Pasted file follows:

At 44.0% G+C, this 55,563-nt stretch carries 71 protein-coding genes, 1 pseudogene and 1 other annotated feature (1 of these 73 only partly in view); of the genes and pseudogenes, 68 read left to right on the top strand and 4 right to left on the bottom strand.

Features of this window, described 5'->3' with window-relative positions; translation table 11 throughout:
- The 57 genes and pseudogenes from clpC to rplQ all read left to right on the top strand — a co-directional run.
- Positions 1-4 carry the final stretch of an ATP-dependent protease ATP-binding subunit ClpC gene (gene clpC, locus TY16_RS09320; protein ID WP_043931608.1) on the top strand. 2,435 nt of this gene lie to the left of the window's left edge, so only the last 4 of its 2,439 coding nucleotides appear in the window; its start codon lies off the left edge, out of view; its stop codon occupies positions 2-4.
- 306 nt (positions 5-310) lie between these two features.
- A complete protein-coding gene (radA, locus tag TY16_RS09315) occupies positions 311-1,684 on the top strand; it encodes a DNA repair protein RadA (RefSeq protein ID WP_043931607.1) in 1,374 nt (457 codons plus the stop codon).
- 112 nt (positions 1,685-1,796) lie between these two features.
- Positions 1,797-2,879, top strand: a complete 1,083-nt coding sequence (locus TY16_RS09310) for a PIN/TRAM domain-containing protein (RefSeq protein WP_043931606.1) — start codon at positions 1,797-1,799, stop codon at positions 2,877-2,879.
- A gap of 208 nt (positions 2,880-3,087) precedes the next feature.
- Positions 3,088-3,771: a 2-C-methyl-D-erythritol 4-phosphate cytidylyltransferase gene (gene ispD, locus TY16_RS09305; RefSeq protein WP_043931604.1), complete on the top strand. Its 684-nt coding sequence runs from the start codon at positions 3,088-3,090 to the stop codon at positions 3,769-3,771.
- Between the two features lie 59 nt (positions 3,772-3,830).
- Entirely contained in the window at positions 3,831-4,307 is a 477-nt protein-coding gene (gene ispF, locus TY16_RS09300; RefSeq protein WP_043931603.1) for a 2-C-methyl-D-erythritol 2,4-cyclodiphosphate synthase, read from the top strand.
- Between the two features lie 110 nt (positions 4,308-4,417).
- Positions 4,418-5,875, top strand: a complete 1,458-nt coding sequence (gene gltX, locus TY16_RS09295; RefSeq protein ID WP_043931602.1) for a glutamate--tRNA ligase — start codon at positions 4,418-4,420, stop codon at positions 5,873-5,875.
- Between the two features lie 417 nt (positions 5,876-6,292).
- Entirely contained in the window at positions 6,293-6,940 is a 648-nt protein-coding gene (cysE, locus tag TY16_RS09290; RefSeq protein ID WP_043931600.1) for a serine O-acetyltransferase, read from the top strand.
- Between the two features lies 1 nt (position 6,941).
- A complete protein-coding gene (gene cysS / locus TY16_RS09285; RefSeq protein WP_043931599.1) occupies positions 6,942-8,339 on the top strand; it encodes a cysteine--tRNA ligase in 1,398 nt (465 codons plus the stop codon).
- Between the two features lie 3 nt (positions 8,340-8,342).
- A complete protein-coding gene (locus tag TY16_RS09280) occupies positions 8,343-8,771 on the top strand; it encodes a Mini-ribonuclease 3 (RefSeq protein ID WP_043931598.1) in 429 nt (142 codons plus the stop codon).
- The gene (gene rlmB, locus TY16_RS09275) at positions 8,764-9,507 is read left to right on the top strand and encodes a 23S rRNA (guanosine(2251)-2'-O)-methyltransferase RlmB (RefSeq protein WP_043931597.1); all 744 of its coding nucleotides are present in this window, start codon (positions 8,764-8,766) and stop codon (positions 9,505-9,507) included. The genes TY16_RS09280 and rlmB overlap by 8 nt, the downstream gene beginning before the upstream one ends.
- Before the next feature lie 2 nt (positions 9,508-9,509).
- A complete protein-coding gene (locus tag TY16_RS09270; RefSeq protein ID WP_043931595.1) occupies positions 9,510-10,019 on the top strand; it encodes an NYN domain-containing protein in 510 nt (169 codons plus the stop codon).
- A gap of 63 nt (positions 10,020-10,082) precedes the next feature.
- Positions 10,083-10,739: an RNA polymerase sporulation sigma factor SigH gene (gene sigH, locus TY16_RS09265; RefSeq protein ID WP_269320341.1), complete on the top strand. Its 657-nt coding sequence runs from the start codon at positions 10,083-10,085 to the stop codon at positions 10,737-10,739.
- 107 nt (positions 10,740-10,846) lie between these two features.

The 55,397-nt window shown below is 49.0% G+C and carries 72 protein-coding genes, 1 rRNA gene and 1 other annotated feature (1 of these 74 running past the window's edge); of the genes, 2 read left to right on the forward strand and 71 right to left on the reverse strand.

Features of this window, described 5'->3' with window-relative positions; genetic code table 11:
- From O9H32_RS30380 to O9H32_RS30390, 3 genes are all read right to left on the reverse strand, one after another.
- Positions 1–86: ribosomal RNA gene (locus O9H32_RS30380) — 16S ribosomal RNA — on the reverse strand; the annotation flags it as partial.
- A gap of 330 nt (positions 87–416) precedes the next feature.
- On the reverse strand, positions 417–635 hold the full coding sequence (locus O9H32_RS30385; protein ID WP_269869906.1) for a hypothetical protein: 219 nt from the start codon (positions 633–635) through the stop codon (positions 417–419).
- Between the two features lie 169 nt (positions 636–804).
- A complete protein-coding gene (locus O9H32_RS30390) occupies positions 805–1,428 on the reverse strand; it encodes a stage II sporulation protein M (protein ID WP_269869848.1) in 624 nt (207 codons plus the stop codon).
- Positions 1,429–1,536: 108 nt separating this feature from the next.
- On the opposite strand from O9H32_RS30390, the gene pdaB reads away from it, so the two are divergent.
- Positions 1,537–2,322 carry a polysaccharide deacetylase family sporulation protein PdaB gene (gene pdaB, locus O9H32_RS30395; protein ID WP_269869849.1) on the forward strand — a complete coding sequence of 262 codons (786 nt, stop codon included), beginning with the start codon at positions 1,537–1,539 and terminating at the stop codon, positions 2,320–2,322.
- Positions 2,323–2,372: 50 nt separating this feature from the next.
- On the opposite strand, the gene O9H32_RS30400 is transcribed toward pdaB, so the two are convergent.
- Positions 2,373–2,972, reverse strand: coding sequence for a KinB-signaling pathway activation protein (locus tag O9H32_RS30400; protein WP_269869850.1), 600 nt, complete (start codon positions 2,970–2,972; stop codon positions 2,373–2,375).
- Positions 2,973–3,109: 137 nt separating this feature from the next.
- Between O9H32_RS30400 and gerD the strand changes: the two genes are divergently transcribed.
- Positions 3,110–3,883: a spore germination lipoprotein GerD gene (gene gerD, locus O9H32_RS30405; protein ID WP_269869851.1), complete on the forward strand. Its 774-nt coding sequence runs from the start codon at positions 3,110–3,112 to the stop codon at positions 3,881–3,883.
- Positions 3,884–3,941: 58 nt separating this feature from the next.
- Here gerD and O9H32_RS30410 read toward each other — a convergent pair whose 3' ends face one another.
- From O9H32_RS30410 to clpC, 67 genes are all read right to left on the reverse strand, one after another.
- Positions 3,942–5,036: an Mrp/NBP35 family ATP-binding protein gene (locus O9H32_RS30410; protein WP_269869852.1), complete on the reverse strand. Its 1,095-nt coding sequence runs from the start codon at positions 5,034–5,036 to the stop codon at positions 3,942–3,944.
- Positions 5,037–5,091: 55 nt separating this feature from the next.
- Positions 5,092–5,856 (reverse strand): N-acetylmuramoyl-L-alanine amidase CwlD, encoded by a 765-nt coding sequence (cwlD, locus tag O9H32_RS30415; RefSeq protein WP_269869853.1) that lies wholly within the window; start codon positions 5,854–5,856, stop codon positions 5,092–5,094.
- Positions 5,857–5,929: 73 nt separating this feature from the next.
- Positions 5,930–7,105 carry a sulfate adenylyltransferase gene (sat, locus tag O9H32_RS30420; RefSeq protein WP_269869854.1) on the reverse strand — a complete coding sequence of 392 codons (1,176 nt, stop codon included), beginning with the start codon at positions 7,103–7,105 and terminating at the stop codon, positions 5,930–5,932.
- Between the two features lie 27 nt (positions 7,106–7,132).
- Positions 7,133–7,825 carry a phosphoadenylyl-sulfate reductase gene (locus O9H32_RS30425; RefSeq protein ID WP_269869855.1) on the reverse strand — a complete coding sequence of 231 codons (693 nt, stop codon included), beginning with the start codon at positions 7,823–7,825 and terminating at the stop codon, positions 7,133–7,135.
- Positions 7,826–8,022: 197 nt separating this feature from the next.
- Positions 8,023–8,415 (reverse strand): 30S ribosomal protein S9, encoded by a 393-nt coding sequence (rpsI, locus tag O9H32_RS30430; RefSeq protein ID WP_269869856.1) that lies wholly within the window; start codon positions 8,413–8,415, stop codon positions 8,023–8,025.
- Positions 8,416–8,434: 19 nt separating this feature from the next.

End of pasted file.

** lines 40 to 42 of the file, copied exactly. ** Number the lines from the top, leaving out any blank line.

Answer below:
- Positions 2,373–2,972, reverse strand: coding sequence for a KinB-signaling pathway activation protein (locus tag O9H32_RS30400; protein WP_269869850.1), 600 nt, complete (start codon positions 2,970–2,972; stop codon positions 2,373–2,375).
- Positions 2,973–3,109: 137 nt separating this feature from the next.
- Between O9H32_RS30400 and gerD the strand changes: the two genes are divergently transcribed.